What he is suggesting is that if there are a certain number of iterations in each LL test, could these be shared between two threads or processors working independantly. His ideas was that one thread perform the first half of the iterations, and the other perform the remainder of the iterations during the time the first thread is operating. By "meet in the middle" he means the two groups of iterations will finish about the same time "meeting" so that the iterations follow on from each other making the complete sequence.

Most readers I think would figure this out.

He was quite humble and was NOT of the "I've invented a new method" type poster. For someone with his stated (lack) of knowledge, the question posed is reasonable although would benefit from READING a little before asking. Where he goes astray is not to take advantage of the answers offered by those with more knowledge.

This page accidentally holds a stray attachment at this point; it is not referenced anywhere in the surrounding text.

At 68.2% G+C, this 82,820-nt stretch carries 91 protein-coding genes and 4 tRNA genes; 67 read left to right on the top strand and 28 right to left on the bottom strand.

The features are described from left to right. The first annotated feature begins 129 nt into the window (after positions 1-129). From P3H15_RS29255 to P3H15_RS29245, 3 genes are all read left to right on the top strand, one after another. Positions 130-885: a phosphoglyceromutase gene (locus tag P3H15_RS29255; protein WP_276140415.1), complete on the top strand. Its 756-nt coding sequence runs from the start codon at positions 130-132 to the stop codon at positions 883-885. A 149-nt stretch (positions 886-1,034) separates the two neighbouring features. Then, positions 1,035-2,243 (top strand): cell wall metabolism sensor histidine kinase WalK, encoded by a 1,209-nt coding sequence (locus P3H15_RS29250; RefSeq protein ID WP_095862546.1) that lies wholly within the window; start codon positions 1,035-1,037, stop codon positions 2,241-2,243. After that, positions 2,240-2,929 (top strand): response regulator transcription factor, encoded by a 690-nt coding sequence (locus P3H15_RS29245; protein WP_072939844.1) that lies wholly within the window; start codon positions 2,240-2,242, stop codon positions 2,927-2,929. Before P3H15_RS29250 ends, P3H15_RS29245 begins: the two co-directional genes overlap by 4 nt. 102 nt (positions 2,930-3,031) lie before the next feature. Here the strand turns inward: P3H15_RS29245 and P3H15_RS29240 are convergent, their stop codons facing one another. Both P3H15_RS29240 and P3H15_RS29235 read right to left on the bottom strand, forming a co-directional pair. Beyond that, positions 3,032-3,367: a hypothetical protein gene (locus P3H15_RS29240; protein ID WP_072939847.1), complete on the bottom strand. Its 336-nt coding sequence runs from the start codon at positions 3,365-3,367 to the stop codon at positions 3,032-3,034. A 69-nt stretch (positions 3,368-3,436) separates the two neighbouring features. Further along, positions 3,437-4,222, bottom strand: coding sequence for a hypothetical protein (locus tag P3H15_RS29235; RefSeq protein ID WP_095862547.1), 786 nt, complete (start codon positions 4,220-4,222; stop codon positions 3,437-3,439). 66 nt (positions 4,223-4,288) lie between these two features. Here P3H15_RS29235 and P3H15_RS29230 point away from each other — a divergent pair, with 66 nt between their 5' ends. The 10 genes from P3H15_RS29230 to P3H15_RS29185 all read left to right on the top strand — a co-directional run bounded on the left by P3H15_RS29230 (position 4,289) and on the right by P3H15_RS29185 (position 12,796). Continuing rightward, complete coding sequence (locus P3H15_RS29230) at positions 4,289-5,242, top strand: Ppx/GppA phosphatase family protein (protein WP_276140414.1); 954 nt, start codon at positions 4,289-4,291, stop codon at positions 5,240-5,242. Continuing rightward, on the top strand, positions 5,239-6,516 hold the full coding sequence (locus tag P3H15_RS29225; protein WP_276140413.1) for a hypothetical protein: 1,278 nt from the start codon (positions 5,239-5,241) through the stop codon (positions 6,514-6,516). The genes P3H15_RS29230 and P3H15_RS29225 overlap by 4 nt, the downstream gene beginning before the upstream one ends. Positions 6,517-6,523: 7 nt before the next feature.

As we have now pointed out, the proposal is impractical, and if we did know the end-point (to work back from assuming that were even possible) the test itself would be redundant.

I think it was sufficient to simply state that the proposed method was impractical because the result of one iteration depends on the previous and they need to be completed sequentially not in parallel. There is no need to flame on the basis of the original question.

It did get me thinking for a moment whether some brilliant mathematician might be able for example to create some formula to shortcut to (say) the millionth iteration skipping the requirement to go through each but think that would have been explored as a dead end long ago, and such breakthrough would make the LL test obsolete. As we are still LL testing, it is obvious that such a breakthough has not been made yet (and quite possibly never will be).